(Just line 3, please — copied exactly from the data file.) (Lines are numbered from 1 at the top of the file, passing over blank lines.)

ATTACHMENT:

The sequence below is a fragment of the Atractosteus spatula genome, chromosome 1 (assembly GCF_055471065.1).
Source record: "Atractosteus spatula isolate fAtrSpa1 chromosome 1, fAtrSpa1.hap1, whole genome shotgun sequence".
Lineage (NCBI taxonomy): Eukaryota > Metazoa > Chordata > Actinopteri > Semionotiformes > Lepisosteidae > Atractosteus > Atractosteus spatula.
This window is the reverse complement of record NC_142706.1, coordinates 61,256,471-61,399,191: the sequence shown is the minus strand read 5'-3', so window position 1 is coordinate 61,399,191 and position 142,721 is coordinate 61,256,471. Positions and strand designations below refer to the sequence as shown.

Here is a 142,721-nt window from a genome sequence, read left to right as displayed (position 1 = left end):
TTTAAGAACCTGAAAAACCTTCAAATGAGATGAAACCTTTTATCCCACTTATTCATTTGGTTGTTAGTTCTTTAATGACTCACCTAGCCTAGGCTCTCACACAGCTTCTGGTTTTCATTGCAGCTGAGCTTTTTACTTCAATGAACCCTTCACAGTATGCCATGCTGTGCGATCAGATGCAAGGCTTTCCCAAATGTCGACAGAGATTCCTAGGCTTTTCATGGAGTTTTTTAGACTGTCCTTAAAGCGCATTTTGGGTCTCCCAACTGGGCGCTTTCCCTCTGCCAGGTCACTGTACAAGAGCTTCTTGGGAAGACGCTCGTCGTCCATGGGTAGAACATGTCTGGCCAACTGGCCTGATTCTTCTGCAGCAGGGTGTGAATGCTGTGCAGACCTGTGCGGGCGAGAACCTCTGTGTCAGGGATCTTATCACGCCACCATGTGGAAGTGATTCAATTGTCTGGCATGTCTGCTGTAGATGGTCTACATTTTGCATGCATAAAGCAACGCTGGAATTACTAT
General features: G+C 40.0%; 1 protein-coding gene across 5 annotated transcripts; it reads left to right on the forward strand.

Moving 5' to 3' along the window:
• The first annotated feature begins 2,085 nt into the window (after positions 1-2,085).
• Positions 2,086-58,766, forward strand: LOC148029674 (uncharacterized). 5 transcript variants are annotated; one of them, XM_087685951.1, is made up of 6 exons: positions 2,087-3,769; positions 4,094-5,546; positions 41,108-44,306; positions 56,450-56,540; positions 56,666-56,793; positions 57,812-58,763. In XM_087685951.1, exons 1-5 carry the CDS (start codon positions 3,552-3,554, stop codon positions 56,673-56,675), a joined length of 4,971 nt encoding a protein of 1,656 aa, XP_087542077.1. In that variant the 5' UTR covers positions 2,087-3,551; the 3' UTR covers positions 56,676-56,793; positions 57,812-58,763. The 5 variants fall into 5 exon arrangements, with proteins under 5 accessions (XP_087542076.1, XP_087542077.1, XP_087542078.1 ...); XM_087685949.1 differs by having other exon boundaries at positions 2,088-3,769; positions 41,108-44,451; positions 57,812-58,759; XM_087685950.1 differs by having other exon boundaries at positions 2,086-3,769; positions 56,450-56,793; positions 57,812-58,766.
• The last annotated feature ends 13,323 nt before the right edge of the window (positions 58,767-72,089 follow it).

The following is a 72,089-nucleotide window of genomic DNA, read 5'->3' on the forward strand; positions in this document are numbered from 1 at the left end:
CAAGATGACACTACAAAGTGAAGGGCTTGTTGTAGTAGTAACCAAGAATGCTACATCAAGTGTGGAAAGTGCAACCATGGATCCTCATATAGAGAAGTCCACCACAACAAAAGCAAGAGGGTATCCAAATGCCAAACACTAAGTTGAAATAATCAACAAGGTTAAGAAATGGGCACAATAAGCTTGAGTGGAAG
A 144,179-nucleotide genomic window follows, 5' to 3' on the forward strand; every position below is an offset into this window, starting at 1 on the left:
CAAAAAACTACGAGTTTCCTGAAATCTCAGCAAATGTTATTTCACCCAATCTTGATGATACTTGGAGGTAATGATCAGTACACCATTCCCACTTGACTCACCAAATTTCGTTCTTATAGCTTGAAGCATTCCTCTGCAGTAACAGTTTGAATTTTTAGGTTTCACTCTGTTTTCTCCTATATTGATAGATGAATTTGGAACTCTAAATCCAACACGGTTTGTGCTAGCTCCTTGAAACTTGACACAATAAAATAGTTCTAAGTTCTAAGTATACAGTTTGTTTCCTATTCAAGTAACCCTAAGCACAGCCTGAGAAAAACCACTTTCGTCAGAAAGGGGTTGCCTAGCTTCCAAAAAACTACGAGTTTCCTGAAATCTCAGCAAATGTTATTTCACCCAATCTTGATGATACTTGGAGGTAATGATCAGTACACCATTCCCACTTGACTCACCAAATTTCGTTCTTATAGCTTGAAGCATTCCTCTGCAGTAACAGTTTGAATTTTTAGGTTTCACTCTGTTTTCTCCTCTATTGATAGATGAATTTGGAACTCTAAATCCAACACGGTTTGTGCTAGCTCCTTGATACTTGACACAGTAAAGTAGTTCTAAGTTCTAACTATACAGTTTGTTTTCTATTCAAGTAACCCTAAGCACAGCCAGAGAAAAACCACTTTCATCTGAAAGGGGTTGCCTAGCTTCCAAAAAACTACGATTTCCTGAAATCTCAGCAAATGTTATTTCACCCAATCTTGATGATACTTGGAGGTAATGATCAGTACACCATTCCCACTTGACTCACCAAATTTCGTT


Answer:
Lineage (NCBI taxonomy): Eukaryota > Metazoa > Chordata > Actinopteri > Semionotiformes > Lepisosteidae > Atractosteus > Atractosteus spatula.